I have not had the chance to try this yet, but I'll post my results once I can. Of course, I'm open to more suggestions as well.
      Last edited by LucidAce; 09-09-2021 at 10:35 AM.

    4. #4
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      Hi LucidAce.

      If you have a scene and if you feel your senses fully in it (no connection to the real world, no sensory inputs from your real body), you are fully dreaming and fully in REM.
      The fact that the scene is blurry and dark doesn't have to mean that it is unstable. Dreams can play these mind games with us, even more, if we expect some instability in the newly formed dreams and if, in our minds, instability and poor visuals are connected.
      You haven't mentioned what you do for stabilization. Have you tried all the usual things? Have you tried to just continue, going out of your room, doing something, simply assuming that the dream is stable and that the visuals will get better soon?
      When you exit the scene, do you go back to bed (real sensory inputs, feeling your real body) or to the black void or something else?

    5. #5
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      Hi IndigoRose.

      Quote Originally Posted by IndigoRose View Post
      If you have a scene and if you feel your senses fully in it (no connection to the real world, no sensory inputs from your real body), you are fully dreaming and fully in REM.
      The fact that the scene is blurry and dark doesn't have to mean that it is unstable. Dreams can play these mind games with us, even more, if we expect some instability in the newly formed dreams and if, in our minds, instability and poor visuals are connected.
      You bring up a good point. I have not really been paying attention to expectations, so it may indeed be that I'm setting myself up for failure without even knowing it. It's something that I'll definitely have to watch out for next time, so thank you for making me realize.

      Quote Originally Posted by IndigoRose View Post
      You haven't mentioned what you do for stabilization.
      I mainly go and touch things in order to ground myself in the dream. I also sometimes try to be as calm as possible.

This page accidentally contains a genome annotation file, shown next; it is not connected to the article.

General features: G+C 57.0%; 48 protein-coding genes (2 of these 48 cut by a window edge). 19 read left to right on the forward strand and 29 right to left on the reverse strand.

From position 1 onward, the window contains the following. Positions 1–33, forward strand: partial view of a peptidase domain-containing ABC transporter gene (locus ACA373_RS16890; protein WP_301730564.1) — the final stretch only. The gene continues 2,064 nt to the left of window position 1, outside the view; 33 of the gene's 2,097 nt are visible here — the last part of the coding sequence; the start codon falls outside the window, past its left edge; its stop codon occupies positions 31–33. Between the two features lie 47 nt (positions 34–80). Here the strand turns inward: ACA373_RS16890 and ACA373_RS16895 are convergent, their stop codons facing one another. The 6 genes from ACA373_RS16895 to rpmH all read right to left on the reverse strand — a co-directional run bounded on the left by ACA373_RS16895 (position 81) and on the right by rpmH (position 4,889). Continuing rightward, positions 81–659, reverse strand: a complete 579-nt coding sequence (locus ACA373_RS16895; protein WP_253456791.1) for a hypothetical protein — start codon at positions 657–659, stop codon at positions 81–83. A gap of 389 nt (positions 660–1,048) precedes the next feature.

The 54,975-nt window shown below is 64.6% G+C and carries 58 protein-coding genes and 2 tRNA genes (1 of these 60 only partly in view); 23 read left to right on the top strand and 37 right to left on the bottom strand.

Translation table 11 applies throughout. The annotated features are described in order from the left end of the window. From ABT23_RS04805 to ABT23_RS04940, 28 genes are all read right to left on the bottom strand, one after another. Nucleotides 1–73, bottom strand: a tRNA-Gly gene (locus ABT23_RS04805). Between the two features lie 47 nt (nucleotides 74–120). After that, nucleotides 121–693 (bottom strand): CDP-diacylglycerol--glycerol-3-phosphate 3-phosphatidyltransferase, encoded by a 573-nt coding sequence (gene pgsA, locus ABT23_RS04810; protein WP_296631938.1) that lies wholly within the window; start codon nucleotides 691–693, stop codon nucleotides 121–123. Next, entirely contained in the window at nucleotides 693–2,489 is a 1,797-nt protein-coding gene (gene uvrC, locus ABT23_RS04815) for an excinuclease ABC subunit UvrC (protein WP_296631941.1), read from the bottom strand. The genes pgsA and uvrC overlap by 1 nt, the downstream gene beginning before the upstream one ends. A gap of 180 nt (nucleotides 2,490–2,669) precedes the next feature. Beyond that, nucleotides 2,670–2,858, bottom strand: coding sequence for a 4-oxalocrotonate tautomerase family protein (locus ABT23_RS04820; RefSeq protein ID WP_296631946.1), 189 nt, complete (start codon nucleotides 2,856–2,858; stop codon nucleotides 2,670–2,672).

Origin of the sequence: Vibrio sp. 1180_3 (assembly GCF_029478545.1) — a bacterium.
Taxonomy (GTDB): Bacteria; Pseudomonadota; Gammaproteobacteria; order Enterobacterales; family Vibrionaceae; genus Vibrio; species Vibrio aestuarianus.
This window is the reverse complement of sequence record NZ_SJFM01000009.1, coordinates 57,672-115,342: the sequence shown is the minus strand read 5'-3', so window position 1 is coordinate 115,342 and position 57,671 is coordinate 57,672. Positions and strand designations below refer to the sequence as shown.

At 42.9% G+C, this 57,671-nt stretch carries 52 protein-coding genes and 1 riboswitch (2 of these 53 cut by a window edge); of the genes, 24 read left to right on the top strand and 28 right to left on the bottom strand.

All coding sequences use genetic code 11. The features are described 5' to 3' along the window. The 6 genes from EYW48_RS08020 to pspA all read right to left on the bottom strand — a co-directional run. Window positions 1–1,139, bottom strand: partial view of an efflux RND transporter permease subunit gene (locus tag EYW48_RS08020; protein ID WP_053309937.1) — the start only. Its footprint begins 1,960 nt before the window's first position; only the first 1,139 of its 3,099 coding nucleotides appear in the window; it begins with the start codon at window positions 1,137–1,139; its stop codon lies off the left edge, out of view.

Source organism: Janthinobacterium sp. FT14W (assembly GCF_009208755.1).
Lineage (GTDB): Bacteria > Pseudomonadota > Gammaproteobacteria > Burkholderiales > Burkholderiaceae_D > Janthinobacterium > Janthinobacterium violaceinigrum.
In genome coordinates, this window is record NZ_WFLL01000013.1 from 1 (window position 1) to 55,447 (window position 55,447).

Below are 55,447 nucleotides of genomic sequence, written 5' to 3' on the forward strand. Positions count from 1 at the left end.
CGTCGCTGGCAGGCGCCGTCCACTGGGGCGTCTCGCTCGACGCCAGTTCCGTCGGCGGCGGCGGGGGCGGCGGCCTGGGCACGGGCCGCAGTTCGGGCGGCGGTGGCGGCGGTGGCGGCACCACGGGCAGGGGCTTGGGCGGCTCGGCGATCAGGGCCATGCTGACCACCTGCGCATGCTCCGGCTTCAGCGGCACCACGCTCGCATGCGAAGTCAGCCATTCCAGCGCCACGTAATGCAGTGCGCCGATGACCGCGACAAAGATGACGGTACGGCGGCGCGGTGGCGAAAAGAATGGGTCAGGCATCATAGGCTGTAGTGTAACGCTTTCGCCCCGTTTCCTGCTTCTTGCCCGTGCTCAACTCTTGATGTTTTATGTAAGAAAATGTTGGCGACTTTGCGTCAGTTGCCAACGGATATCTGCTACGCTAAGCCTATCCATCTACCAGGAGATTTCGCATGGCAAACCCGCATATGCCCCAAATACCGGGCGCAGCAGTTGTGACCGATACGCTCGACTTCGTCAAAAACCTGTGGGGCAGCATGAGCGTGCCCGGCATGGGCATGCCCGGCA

It may not be much, but it's what usually works for me.

      Quote Originally Posted by IndigoRose View Post
      Have you tried all the usual things? Have you tried to just continue, going out of your room, doing something, simply assuming that the dream is stable and that the visuals will get better soon?
      This is indeed what I used to do in my old previous attempts. The dream would get better as I continued the session, despite some initial forced exits. In my recent attempts however, I barely have any time to do anything before the scene just vanishes, comes back and vanishes again just as quickly as before. This goes on multiple times before I give up entirely.

      Quote Originally Posted by IndigoRose View Post
      When you exit the scene, do you go back to bed (real sensory inputs, feeling your real body) or to the black void or something else?
      I feel my body resting on the bed, but unfortunately I've not been able to confirm whether I've truly woken up momentarily or if I'm still dreaming.

    6. #6
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      Popping in and out of the dream is quite normal, as is having reduced visibility upon entering. I think it could be an expectation issue youíre having as IndigoRose has said. You need to forget about your physical body completely and not worry about waking up. Iíve only had a handful of WILDs though and all of them have been very different so I havenít had much experience with this issue. When the visuals in a lucid dream collapse but I can still feel the environment I tend to just keep moving and interacting with the dream and eventually the visuals return if Iím patient.

      Also, itís entirely possible that youíre having a false awakening when you find yourself back in bed. It happens.